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October 2004  |  Jacket 26  Contents  |  Homepage  |  Catalog  |  Search  |

          Tom Raworth feature

      Keith Tuma: ‘till mute attention
      Struck my listning Ear’

Memory of standing in line at G & W Carryout in Oxford, Ohio: Tom needs razors. Then to the post-office to express mail Peter Green’s new translation of Apollonius’s The Argonautika to Ed Dorn, who had just given it to Tom in Denver: Ed, pushing against his illness, needs it back to move ahead with work. Here at the house asked by Diane if any of the knick-knacks caught his eye: the two glass bottles, he says, simple reds and greens, late winter sun on them, a buck each at Odd Lots. The lamp with five globes curving close to the ceiling: ‘I’ve always found it difficult to get enough reading light overhead.’ A carved streetrat from Bali, its defiant and comic pose. Later, listening to a CD of poetry and music: ‘The music wins every time.’ No need much for words, whistling maybe, or whistling along, a smile of recognition is four or five volumes. Posture as given in the first poem of Tottering State: ‘Waiting.’ In Cambridge a plate of cold cuts, olives, cheese, Val animated, skewering the pretensions of many. Generosity to youth in too many locations to detail, cigarettes under New Hampshire greenery staving off overkill readings at Assembling Alternatives. Uncomfortable, shy to be asked to explain collages at a party in Chicago: Tom turns to a few of us listening and says ‘John Cage lives!’ Navigating complex turns to Bill Fuller’s house in Winnetka after drinks on the north side that same night: just as soon as I’m sure this can’t be right we’re there. A glass of water after reading through Writing at the University of Chicago, back for another twenty-five minutes from Meadow. More formal get-up on Tom new to me: makes me feel better about having spent two hours talking about his work to Bob von Hallberg’s seminar, saying things like ‘If this were another century Tom would be our finest epigrammatist and miniaturist. But since it’s after that time the work is necessarily more oblique, spun in deft turning, that kind of observation, detail, and comment every bit as cut and cutting but in pieces and rearranged.’ I left out the wonder of and in it, the anger too. What’s ever said about the poetry that’s up to the poetry if the poetry is up to anything at all? We must try. Another moment in Cambridge: ‘Nobody ever notices my rhyming.’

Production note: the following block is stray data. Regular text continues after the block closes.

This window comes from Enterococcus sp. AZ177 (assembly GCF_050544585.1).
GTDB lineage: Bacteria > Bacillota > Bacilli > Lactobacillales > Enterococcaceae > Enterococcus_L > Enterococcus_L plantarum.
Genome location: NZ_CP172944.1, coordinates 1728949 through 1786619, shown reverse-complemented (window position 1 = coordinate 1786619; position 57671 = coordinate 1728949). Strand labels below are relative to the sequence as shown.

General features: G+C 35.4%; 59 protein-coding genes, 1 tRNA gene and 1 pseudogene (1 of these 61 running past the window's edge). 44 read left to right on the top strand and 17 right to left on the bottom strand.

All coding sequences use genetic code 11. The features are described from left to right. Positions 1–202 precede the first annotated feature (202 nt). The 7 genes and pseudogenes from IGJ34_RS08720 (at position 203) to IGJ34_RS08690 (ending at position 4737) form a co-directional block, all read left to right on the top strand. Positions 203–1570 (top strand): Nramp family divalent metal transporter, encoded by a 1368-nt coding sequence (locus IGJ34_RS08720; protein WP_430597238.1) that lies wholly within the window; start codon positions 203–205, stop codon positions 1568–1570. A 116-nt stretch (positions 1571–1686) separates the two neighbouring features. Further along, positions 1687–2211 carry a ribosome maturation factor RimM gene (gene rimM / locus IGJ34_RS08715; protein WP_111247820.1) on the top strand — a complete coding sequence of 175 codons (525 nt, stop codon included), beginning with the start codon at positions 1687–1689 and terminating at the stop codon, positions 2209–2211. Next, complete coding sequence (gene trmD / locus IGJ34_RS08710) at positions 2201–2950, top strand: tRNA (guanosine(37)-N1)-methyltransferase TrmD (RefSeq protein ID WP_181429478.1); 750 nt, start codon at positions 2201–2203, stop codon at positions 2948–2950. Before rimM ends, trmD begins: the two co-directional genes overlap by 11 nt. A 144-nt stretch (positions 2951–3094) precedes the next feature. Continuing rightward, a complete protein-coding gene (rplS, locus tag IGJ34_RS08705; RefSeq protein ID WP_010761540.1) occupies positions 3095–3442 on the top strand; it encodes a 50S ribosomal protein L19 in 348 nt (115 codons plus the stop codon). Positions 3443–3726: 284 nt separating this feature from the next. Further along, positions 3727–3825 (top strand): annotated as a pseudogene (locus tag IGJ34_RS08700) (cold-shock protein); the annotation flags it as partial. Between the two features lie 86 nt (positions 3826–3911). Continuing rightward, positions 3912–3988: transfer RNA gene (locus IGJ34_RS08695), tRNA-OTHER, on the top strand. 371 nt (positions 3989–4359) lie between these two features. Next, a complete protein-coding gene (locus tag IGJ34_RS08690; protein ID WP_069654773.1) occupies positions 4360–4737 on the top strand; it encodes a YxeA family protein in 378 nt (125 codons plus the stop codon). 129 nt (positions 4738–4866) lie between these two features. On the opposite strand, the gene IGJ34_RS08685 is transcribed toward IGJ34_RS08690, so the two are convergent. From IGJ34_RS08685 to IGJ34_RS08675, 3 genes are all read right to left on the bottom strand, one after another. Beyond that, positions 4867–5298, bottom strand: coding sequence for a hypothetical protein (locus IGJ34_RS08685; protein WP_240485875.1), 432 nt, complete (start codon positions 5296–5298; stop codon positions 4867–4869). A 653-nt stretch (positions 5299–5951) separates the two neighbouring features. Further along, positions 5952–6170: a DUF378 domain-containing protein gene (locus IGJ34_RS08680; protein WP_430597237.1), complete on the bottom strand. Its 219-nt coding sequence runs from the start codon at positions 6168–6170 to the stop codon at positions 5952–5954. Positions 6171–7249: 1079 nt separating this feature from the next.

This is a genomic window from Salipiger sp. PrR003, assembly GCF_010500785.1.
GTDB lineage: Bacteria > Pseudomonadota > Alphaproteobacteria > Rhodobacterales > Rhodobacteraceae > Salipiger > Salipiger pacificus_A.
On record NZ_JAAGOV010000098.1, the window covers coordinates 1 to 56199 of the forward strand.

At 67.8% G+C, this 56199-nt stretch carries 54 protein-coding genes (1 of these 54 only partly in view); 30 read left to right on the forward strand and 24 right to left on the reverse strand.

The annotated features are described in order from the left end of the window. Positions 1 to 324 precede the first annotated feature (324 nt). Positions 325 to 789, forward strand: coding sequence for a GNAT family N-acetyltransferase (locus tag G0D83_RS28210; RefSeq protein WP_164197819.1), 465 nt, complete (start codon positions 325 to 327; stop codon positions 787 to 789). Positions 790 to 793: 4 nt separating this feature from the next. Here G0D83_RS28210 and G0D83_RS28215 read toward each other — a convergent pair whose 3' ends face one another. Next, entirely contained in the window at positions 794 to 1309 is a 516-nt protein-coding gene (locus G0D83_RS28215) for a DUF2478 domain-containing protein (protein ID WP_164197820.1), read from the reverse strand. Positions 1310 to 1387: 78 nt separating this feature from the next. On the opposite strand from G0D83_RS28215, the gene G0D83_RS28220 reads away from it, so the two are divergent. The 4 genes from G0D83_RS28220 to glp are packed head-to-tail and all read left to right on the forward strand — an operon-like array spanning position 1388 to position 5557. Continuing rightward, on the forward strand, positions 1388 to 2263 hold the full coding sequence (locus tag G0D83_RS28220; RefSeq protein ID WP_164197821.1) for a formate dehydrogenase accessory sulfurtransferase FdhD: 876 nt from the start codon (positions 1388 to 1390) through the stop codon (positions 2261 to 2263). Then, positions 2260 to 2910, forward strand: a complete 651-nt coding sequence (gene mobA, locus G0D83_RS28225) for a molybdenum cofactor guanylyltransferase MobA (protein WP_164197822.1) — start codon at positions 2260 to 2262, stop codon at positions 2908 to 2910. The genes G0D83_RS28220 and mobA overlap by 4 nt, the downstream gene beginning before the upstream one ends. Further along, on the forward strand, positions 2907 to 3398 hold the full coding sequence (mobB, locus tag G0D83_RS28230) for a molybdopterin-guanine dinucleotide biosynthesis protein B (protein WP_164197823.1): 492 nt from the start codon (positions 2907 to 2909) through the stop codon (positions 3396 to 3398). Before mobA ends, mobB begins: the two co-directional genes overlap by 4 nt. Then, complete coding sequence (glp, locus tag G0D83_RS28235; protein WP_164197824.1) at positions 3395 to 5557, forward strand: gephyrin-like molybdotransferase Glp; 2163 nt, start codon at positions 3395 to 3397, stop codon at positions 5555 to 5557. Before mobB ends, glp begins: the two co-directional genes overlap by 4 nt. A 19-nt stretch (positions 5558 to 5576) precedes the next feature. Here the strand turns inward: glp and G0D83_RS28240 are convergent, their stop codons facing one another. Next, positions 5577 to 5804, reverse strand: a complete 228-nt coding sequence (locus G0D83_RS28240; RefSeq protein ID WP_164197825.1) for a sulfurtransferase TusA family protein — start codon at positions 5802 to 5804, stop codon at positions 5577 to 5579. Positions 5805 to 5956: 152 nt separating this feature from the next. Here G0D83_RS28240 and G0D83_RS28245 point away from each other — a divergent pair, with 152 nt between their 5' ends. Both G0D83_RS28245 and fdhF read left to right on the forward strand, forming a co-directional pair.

Time’s almost up: scratch again. What to offer Tom Raworth to match the surprise of his poems? What to do to thank him for community delicately threaded by his necessary — fated more than fêted — travels? Time to fetch the Apollonius book from the library maybe. No way Tom got past Book I on the jet. A few lines from Book III then: ‘Medeia could not remove her thoughts to other matters / whatever games she might play: not a one that she embarked on / caught her attention for long. She quickly found them boring, / kept helplessly chopping and changing...’ I don’t know anything about Medeia’s story, haven’t read the book. That’s what caught my eye flipping through. It occurs to me that Tom might have a few lessons for Medeia in the possibilities of boredom and distraction as modes of attention. Or maybe not. Argonaut and Argot-naught both.

Jacket 26 — October 2004  Contents page
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